The team Torpedo Ladenburg belongs to the best in the history of powerchair hockey, a kind of indoor hockey that is played by people with physical disabilities in power wheelchairs. This sport enables athletes to do what is quite natural to most people – to compete on equal terms with others and to be proud of one’s success.

Trainer Deniz Genc is lying on the floor. He shifts multicoloured magnets back and forth on a white board. “These are mistakes that must not happen,” he impresses on his team as he gives each player an intense look. The hockey team of Torpedo Ladenburg trains in the sports hall of the foundation Manfred-Sauer-Stiftung in Lobbach where ten athletes in power wheelchairs are chasing a white ball. They follow Deniz’ instructions intently: do not get pushed aside, close the gaps, do not leave the goal undefended. The trainer then blows his whistle. Wheels screeching, the players dart off. The floor roars under their wheels. They stop abruptly, spin around on their axis, speed forward and backward in no time, jostle each other – and, finally, the ball enters the goal. “Brilliant, Jessi,” Deniz applauds. The players high-five each other with their sticks.


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Very successful: the hockey team of Torpedo Ladenburg.

“It belongs to the rather robust kinds of sports,” Jörg Diehl says, as the team takes a break a short time later. Since 1999, he has been playing for Torpedo Ladenburg, one of the most successful clubs in the history of powerchair hockey, which emerged from an extracurricular sports club at the Martinsschule school in Ladenburg. “We are record holders in the national league of Germany,” Jörg explains listing their merits: German Champions eight times, winners of the Euro Cup six times, plus they won several other national and international tournaments. Right now, they are training for the next match day in the second national league. This season’s aim is to move up to the first league again where the Torpedoes played before the global pandemic. They changed to the Swiss national league in 2021 because it was initially unclear whether matches could be carried out during the pandemic in Germany. Now, they want to come back and fight their way up again.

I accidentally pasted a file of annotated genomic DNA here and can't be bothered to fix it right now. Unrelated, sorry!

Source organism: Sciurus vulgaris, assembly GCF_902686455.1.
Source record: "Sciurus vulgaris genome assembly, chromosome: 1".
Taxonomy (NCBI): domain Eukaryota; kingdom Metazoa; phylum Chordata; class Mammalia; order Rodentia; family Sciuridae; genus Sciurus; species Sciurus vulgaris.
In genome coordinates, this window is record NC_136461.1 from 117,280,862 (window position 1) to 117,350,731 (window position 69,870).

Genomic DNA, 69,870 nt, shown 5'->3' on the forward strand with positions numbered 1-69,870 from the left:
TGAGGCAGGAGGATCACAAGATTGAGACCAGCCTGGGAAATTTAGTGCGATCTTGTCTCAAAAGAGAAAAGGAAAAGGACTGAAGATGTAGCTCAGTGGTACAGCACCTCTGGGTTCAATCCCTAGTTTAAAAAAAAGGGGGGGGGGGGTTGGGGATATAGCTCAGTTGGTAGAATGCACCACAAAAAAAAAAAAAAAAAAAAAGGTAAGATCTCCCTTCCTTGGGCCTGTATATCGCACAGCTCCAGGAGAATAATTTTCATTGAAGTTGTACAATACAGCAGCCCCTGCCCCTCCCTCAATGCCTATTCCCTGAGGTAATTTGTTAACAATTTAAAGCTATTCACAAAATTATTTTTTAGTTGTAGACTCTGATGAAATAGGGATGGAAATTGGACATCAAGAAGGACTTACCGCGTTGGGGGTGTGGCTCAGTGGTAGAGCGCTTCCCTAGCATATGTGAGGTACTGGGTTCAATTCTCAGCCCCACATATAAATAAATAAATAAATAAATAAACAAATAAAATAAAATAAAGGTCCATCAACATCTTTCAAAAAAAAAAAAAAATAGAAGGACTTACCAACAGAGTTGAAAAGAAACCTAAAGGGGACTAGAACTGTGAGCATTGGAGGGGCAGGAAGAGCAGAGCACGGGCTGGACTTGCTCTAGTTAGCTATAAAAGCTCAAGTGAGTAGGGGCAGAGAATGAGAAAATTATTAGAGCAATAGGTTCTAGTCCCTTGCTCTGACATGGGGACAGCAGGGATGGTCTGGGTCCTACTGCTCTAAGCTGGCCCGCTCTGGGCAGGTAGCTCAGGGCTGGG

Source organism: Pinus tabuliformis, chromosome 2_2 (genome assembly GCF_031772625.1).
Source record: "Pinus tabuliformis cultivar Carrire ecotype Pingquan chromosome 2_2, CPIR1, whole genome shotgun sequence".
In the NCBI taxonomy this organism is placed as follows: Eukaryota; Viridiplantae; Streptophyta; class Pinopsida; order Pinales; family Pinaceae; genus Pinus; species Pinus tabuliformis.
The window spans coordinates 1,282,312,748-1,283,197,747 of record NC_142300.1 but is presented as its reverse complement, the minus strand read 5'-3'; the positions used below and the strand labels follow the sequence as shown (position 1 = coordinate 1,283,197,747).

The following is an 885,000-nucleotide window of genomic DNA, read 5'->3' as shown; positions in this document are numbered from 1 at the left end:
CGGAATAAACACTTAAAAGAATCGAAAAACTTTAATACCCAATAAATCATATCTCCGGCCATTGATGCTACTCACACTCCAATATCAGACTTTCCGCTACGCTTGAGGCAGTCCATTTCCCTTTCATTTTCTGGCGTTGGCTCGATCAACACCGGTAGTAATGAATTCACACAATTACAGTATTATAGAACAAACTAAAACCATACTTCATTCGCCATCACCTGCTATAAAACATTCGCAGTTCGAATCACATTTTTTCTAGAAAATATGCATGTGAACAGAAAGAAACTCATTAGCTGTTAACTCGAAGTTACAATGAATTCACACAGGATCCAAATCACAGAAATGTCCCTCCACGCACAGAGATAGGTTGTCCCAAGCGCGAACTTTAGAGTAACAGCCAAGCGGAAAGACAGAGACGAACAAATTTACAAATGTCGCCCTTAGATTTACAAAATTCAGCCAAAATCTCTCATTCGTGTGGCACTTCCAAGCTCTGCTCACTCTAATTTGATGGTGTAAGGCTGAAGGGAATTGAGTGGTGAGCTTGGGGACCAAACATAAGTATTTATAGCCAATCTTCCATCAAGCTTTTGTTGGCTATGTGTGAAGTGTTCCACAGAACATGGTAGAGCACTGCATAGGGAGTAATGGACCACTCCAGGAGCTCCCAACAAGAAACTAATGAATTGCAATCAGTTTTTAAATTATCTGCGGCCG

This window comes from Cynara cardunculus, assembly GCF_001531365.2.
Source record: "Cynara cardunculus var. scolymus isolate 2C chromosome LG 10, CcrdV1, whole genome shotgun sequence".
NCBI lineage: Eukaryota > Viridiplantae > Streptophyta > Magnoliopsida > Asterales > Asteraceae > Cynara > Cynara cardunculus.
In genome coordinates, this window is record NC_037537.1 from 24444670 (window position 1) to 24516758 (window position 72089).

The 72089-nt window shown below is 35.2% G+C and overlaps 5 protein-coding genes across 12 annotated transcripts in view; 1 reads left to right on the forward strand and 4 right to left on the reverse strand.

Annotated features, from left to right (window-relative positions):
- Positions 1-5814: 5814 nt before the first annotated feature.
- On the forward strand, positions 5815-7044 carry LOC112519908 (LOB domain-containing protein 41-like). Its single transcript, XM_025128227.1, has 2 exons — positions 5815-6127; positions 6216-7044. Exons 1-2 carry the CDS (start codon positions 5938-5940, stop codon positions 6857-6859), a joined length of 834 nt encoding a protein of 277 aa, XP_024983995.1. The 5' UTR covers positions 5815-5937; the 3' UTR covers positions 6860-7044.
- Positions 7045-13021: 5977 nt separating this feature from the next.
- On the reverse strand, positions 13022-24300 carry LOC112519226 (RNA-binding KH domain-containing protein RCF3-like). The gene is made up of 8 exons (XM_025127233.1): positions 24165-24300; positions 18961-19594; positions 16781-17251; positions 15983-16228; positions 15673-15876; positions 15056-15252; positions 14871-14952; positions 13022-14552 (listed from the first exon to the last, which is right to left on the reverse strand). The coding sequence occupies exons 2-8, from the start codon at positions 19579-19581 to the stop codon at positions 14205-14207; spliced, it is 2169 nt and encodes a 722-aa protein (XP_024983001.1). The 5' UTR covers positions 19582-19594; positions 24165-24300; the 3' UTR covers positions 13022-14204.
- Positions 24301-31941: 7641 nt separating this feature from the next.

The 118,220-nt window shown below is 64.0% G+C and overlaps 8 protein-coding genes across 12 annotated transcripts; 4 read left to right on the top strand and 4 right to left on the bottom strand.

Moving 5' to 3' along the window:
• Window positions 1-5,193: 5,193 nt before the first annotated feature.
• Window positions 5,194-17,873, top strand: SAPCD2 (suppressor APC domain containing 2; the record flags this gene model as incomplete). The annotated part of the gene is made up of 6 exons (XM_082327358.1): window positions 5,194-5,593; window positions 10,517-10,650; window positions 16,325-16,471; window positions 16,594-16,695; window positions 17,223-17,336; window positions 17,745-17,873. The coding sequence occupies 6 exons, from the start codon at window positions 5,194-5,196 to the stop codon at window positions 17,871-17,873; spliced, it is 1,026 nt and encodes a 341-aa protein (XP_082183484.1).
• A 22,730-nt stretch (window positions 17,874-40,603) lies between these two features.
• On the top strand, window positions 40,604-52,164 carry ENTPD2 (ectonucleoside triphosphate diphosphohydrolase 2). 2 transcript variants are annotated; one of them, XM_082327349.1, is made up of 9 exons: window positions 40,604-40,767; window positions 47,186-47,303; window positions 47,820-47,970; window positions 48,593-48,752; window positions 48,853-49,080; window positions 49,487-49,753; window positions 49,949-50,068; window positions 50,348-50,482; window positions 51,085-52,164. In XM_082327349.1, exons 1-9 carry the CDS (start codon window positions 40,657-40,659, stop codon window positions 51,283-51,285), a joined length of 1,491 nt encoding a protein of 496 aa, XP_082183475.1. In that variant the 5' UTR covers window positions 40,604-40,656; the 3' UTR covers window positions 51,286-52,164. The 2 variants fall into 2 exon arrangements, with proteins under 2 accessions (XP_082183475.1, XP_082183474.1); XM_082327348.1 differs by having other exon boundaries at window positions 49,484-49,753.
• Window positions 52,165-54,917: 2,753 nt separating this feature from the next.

“It was love at first sight,” Jörg remembers about his first game.

“I don’t like losing. Even when I play cards,” Jörg admits. He won the world championship together with the German national team in 2010, and he was German Champion nine times. “This sport has given me everything,” he stresses. People have been playing powerchair hockey in Germany since the 1980s. It is similar to floorball, a variant of indoor hockey. According to the strength of their trunk and the power of their arms, the players obtain a specific number of points ranging between 0.5 (severe impairments) and 4.5 (barely any impairments). Five people are on the court for each team – together they are allowed to receive a maximum of twelve points.

Jörg has a classification of 0.5. Because he cannot hold the hockey stick himself, he plays with a so-called T-stick – an extension that is attached to the front of the powerchair. Yet, he does not feel like a second-rate player in spite of the low classification. He ranks among the best players with a T-stick. “I hold all the records in my position. Although I am physically weak, I am very important for my team.”

This sport has given me everything

Jörg Diehl